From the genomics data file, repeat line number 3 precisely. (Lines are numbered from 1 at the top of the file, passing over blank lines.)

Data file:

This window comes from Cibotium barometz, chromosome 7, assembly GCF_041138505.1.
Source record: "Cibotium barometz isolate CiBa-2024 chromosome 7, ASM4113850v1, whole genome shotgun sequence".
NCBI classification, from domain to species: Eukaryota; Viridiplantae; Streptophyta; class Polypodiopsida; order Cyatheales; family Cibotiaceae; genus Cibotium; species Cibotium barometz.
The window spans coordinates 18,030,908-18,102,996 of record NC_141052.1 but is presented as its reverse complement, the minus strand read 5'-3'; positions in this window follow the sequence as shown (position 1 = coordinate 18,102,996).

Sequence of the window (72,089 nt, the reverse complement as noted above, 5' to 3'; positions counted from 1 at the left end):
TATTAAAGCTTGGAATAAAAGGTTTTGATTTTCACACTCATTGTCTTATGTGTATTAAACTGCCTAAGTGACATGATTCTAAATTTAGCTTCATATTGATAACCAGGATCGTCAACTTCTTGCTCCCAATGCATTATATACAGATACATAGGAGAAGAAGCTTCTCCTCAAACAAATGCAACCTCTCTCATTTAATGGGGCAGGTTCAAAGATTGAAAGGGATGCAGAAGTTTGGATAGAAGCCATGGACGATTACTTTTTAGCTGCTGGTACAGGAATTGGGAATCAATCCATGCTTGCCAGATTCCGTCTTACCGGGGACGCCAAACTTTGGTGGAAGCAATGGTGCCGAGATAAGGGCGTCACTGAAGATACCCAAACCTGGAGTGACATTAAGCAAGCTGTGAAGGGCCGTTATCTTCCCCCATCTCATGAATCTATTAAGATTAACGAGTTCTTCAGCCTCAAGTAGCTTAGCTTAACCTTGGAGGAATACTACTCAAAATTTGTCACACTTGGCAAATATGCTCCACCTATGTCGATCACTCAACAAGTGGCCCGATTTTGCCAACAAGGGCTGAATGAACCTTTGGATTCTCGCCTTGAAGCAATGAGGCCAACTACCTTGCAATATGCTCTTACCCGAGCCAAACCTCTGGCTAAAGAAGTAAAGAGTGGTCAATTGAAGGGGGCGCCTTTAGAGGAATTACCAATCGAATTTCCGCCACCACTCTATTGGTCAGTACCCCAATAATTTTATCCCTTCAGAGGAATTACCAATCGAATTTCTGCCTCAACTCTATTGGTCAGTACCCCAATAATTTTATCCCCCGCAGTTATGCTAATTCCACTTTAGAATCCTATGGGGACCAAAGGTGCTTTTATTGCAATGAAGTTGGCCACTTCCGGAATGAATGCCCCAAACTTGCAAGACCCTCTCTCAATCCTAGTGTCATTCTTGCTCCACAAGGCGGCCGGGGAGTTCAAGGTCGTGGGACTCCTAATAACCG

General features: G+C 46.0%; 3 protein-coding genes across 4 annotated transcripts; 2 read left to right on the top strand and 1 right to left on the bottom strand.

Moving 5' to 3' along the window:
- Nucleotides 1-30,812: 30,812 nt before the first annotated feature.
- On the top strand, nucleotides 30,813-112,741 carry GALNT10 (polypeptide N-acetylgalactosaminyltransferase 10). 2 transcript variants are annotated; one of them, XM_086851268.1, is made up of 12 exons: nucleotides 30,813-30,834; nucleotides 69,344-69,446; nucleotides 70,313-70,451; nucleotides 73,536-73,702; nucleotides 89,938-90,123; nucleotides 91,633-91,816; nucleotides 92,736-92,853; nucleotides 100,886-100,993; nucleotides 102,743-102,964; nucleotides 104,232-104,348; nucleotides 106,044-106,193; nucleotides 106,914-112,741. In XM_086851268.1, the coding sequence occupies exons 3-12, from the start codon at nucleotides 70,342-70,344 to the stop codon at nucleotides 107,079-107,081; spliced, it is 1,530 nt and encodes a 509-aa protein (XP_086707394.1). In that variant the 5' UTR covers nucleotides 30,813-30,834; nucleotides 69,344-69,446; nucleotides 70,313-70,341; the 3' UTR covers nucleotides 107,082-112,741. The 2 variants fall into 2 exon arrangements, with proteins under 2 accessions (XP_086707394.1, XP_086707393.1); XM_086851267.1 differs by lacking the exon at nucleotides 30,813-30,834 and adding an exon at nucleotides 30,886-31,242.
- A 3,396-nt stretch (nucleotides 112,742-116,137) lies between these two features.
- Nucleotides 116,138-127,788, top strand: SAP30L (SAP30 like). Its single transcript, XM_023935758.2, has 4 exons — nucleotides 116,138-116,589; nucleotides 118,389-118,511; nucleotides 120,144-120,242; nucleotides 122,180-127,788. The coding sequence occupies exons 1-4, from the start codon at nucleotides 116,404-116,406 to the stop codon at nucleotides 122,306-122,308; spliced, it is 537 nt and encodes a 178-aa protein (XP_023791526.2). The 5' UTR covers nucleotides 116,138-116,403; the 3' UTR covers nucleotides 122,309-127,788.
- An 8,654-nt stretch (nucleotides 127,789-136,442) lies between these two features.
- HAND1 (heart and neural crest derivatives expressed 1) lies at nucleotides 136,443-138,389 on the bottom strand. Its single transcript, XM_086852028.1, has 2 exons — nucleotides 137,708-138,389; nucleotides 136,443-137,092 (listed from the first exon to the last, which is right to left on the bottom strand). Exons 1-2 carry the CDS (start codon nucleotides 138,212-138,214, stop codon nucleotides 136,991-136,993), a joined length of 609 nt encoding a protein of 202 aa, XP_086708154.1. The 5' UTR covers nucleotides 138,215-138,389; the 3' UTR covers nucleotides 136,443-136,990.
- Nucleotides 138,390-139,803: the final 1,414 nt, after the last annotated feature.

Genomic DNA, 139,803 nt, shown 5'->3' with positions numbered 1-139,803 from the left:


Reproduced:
NCBI classification, from domain to species: Eukaryota; Viridiplantae; Streptophyta; class Polypodiopsida; order Cyatheales; family Cibotiaceae; genus Cibotium; species Cibotium barometz.